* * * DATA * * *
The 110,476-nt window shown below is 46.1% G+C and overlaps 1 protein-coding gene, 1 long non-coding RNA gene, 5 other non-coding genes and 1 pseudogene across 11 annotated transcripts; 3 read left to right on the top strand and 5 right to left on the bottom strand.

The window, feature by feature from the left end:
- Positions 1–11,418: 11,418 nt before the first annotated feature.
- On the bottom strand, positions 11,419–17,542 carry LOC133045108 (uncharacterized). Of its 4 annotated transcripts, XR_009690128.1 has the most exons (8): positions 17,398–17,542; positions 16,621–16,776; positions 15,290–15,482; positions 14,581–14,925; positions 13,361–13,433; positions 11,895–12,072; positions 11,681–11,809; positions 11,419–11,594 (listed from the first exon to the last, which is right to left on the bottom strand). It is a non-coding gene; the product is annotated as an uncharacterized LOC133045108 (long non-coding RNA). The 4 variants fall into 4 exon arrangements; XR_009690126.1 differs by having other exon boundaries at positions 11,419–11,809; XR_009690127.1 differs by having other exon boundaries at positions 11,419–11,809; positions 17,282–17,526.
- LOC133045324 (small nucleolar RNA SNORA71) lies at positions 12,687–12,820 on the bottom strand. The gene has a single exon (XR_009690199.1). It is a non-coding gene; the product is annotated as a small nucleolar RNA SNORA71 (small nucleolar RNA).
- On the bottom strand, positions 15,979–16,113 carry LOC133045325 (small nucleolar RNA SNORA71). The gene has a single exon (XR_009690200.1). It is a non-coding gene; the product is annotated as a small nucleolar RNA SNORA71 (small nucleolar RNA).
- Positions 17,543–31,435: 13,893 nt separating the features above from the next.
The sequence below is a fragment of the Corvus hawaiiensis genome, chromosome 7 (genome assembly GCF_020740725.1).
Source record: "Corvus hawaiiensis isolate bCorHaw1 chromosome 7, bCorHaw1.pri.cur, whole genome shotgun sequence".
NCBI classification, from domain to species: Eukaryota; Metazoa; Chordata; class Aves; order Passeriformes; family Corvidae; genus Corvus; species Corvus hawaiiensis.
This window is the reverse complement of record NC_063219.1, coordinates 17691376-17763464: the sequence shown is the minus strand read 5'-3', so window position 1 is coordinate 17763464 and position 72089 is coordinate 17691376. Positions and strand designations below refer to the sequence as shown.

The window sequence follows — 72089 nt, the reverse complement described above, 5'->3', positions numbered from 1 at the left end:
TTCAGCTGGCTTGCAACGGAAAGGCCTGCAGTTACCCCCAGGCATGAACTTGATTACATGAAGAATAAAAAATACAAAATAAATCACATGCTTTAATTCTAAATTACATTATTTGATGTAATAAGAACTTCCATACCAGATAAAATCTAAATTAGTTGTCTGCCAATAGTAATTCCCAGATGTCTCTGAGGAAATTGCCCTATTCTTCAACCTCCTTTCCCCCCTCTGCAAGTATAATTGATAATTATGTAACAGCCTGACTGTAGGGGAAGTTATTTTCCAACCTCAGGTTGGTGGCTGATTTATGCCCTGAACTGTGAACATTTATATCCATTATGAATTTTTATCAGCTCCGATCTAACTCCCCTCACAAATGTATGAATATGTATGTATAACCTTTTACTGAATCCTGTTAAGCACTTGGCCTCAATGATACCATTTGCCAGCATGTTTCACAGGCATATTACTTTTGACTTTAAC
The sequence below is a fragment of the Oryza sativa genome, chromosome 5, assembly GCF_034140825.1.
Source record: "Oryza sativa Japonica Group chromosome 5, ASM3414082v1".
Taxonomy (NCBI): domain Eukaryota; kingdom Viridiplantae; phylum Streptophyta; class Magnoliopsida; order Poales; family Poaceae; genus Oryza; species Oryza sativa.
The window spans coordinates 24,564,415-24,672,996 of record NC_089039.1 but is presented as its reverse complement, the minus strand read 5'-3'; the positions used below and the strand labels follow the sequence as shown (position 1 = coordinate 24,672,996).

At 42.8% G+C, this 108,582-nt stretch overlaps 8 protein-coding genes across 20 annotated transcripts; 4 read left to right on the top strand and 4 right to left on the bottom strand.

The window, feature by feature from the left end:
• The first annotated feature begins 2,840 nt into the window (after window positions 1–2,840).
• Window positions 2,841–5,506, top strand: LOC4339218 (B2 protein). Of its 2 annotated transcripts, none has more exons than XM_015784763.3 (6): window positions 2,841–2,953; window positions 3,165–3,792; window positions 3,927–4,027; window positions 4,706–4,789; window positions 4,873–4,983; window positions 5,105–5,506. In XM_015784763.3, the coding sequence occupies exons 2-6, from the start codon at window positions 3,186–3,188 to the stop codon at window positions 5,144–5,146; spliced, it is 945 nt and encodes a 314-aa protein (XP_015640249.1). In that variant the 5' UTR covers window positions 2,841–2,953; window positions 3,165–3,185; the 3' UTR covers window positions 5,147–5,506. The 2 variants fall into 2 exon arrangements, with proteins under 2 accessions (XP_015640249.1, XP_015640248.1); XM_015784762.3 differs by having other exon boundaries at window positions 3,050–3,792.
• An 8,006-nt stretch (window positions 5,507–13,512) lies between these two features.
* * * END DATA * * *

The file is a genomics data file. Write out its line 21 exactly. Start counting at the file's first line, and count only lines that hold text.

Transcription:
• Window positions 2,841–5,506, top strand: LOC4339218 (B2 protein). Of its 2 annotated transcripts, none has more exons than XM_015784763.3 (6): window positions 2,841–2,953; window positions 3,165–3,792; window positions 3,927–4,027; window positions 4,706–4,789; window positions 4,873–4,983; window positions 5,105–5,506. In XM_015784763.3, the coding sequence occupies exons 2-6, from the start codon at window positions 3,186–3,188 to the stop codon at window positions 5,144–5,146; spliced, it is 945 nt and encodes a 314-aa protein (XP_015640249.1). In that variant the 5' UTR covers window positions 2,841–2,953; window positions 3,165–3,185; the 3' UTR covers window positions 5,147–5,506. The 2 variants fall into 2 exon arrangements, with proteins under 2 accessions (XP_015640249.1, XP_015640248.1); XM_015784762.3 differs by having other exon boundaries at window positions 3,050–3,792.